As you can read at the following Reuters article, Obama said that the greatest threat for Saudi Arabia is not an Iranian invasion, but rather the Saudi youth, which has been alienated from the Saudi political system (6th paragraph). That’s the arguments used again the Saudis by the Turks, the Iranians, the Russians, the Qataris etc, and the only way to interpret it is that the Americans are tired of the Royal family of Saudi Arabia. At least the Democrats who have been in power for the last years.
The Republicans are normally more aggressive towards the Iranians. But it was a Republican President, i.e. George Bush, who decided to attack Iraq in 2003, overturning the ruling Sunni minority of Saddam Hussein, opening the doors of Iraq to Iran. That was the worst thing that could happen to Saudi Arabia. Therefore it does not seem that the Republicans care too much about Saudi Arabia either.
And of course it is not a coincidence that Al Qaeda attacked the Twin Towers in 2001, in 2002 the American military bases were transferred from Saudi Arabia to Qatar, and in 2003 the Americans attacked Iraq and Saddam Hussein. These facts are very important for both the Democrats and the Republicans.
Reuters mention that the Saudi reserves in foreign currency amounted to 800 billion dollars in 2014, and therefore Saudi Arabia is for now immune from the Arab Spring, but these reserves are depleted at a fast pace, due to increased expenditures domestically, in order to buy peace, and due to increased military expenditures as a result of the wars with Iran in Syria, Iran and Yemen.
If we take into account that the Saudis’ advantage against the Iranians is their liquidity, and that the Iranian advantage over the Saudis is their better army, the Americans did not help the Saudis by reaching an agreement with Iran over the Iranian nuclear program, which in turn unfreeze 100 billion dollars of Iranian assets in the United States. Plus of course the increased oil revenues that will follow for Iran. These Iranian assets have been frozen since 1979 when the Iranian Islamists came to power and nationalized the Western oil companies.
I am not saying that the Americans will help the Turks, the Qataris, the Russians and the Iranians to promote the Arab Spring in Saudi Arabia. But if the Turks, the Iranians and the Russians know that the Saudis no longer have the protection of the United States they will be more aggressive. The Turks who are not oil exporters can ask the Saudis for larger discounts in oil prices, or for investments, in order to protect them from the Russians and the Iranians. The Russians might ask the Saudis to cut their oil production in order to protect them from the Iranians etc.
Note that in 1979, when the United States lost Iran as an ally, after it had already lost Iraq, the Carter Doctrine was brought forward. According to the Carter Doctrine of 1980 the United States would use military force if their interests in the Persian Gulf were threatened. That meant the Americans were not willing to allow what happened to Iran and Iraq to happen in Saudi Arabia too. Therefore I cannot say that the Americans support the Arab Spring in Saudi Arabia, but the question is how interested they are to prevent it from happening? Today the Americans treat Saudi Arabia as an ordinary ally, being almost neutral in the Iranian-Saudi rivalry.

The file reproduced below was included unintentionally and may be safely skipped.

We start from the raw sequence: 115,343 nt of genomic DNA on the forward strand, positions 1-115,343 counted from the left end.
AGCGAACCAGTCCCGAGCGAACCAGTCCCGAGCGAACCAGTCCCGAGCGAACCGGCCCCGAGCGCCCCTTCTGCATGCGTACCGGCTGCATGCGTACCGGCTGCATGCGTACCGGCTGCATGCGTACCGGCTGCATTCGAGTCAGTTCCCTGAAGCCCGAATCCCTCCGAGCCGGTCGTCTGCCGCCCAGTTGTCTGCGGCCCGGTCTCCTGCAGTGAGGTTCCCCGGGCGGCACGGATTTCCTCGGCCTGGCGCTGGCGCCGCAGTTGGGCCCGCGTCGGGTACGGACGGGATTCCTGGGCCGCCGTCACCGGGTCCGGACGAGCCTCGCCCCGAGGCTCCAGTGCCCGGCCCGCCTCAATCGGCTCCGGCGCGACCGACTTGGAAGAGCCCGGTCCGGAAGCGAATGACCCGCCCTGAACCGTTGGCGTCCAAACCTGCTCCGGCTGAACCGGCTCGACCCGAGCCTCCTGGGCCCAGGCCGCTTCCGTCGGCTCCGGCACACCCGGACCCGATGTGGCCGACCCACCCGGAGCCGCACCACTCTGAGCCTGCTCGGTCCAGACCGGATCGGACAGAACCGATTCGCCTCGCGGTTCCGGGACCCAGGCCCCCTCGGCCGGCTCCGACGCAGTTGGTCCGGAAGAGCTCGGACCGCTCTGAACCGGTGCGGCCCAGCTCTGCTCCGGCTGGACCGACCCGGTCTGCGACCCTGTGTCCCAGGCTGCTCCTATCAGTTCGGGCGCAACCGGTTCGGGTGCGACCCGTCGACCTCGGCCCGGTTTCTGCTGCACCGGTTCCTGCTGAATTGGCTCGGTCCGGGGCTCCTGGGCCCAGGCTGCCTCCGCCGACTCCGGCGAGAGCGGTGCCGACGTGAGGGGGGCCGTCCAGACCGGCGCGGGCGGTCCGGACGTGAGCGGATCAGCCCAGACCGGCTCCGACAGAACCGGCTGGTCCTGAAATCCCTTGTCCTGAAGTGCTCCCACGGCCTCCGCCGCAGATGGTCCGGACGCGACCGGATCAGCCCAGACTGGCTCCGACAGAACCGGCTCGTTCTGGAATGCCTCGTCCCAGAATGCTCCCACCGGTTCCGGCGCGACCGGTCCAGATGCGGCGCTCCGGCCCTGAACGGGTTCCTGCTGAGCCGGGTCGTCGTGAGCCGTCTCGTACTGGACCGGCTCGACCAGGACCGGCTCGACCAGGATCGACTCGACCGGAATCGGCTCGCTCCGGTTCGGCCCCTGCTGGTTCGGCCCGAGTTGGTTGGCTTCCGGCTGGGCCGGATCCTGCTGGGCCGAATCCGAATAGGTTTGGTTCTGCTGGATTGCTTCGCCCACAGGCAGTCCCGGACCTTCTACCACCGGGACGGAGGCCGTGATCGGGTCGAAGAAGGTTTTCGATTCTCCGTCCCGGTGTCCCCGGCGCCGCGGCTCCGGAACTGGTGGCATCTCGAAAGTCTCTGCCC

“Saudi Arabia faces many threats, and Iran isn’t at the top of the list”, May 2015
6th, 7th Paragraphs
In an interview with the New York Times in early April, Obama warned that U.S. allies like Saudi Arabia should be more worried about internal threats. These states have “populations that, in some cases, are alienated, youth that are underemployed, an ideology that is destructive and nihilistic, and in some cases, just a belief that there are no legitimate political outlets for grievances,” Obama said, adding: “I think the biggest threats that they face may not be coming from Iran invading. It’s going to be from dissatisfaction inside their own countries.”
Obama’s comments angered the Arab monarchs, including the leaders of Saudi Arabia, the United Arab Emirates and Bahrain, who decided to send lower-level officials to the Camp David summit. But Obama was trying to initiate a difficult conversation with U.S. allies — a discussion that got drowned out by a focus on who did and didn’t make it to the summit.
While Saudi officials insist that their substantial foreign reserves allow them to withstand a long period of low oil prices — and potential regional turmoil — the reserves dropped by $36 billion in March and April alone. (Saudi reserves peaked at around $800 billion in mid 2014; some economists forecast that they could drop to $500 billion in the next two years.) When King Salman ascended to the throne after his brother’s death in January, he granted salary bonuses to all public employees and members of the military. Those bonuses most likely came out of the foreign reserves, since the kingdom was already projecting a 2015 budget deficit of $40 billion — the first in seven years. The Saudi-led war against Houthi rebels in Yemen is also draining the kingdom’s coffers, and the war will become more costly as it drags on.
“Here’s what’s in Iran’s $100 billion in assets that will become unfrozen by the nuclear deal”, July 2015